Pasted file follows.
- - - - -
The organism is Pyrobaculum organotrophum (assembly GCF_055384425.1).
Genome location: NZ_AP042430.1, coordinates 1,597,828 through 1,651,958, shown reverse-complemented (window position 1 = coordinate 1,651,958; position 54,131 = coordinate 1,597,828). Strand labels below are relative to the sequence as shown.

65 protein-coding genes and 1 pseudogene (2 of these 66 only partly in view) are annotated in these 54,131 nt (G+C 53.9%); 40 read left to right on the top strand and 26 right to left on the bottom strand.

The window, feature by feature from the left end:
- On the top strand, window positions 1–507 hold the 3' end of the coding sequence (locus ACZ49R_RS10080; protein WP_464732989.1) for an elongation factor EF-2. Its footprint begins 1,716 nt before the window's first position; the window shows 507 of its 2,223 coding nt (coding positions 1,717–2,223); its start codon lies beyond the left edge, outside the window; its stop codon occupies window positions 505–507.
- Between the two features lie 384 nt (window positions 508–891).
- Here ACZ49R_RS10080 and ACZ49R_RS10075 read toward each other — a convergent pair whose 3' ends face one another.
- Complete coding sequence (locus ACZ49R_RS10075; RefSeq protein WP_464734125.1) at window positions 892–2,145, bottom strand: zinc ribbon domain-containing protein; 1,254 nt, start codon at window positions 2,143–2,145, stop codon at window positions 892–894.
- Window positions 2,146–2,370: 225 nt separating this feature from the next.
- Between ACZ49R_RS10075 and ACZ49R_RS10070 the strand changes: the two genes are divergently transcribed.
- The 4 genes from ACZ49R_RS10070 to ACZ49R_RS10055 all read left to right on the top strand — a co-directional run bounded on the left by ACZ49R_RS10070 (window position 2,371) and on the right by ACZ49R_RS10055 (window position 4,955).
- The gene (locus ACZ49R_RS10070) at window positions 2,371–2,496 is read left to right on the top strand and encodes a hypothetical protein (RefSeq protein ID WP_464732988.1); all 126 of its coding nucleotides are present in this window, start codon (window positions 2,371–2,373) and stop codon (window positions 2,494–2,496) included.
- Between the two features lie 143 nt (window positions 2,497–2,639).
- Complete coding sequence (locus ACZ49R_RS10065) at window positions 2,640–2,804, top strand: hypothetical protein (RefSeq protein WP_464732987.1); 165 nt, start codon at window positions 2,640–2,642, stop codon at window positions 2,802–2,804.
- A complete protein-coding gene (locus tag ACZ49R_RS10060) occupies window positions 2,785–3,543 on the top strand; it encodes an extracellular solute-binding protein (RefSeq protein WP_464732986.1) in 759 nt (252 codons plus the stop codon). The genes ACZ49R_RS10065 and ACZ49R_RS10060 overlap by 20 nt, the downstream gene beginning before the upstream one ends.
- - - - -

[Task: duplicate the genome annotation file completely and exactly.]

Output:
The organism is Pyrobaculum organotrophum (assembly GCF_055384425.1).
Genome location: NZ_AP042430.1, coordinates 1,597,828 through 1,651,958, shown reverse-complemented (window position 1 = coordinate 1,651,958; position 54,131 = coordinate 1,597,828). Strand labels below are relative to the sequence as shown.

65 protein-coding genes and 1 pseudogene (2 of these 66 only partly in view) are annotated in these 54,131 nt (G+C 53.9%); 40 read left to right on the top strand and 26 right to left on the bottom strand.

The window, feature by feature from the left end:
- On the top strand, window positions 1–507 hold the 3' end of the coding sequence (locus ACZ49R_RS10080; protein WP_464732989.1) for an elongation factor EF-2. Its footprint begins 1,716 nt before the window's first position; the window shows 507 of its 2,223 coding nt (coding positions 1,717–2,223); its start codon lies beyond the left edge, outside the window; its stop codon occupies window positions 505–507.
- Between the two features lie 384 nt (window positions 508–891).
- Here ACZ49R_RS10080 and ACZ49R_RS10075 read toward each other — a convergent pair whose 3' ends face one another.
- Complete coding sequence (locus ACZ49R_RS10075; RefSeq protein WP_464734125.1) at window positions 892–2,145, bottom strand: zinc ribbon domain-containing protein; 1,254 nt, start codon at window positions 2,143–2,145, stop codon at window positions 892–894.
- Window positions 2,146–2,370: 225 nt separating this feature from the next.
- Between ACZ49R_RS10075 and ACZ49R_RS10070 the strand changes: the two genes are divergently transcribed.
- The 4 genes from ACZ49R_RS10070 to ACZ49R_RS10055 all read left to right on the top strand — a co-directional run bounded on the left by ACZ49R_RS10070 (window position 2,371) and on the right by ACZ49R_RS10055 (window position 4,955).
- The gene (locus ACZ49R_RS10070) at window positions 2,371–2,496 is read left to right on the top strand and encodes a hypothetical protein (RefSeq protein ID WP_464732988.1); all 126 of its coding nucleotides are present in this window, start codon (window positions 2,371–2,373) and stop codon (window positions 2,494–2,496) included.
- Between the two features lie 143 nt (window positions 2,497–2,639).
- Complete coding sequence (locus ACZ49R_RS10065) at window positions 2,640–2,804, top strand: hypothetical protein (RefSeq protein WP_464732987.1); 165 nt, start codon at window positions 2,640–2,642, stop codon at window positions 2,802–2,804.
- A complete protein-coding gene (locus tag ACZ49R_RS10060) occupies window positions 2,785–3,543 on the top strand; it encodes an extracellular solute-binding protein (RefSeq protein WP_464732986.1) in 759 nt (252 codons plus the stop codon). The genes ACZ49R_RS10065 and ACZ49R_RS10060 overlap by 20 nt, the downstream gene beginning before the upstream one ends.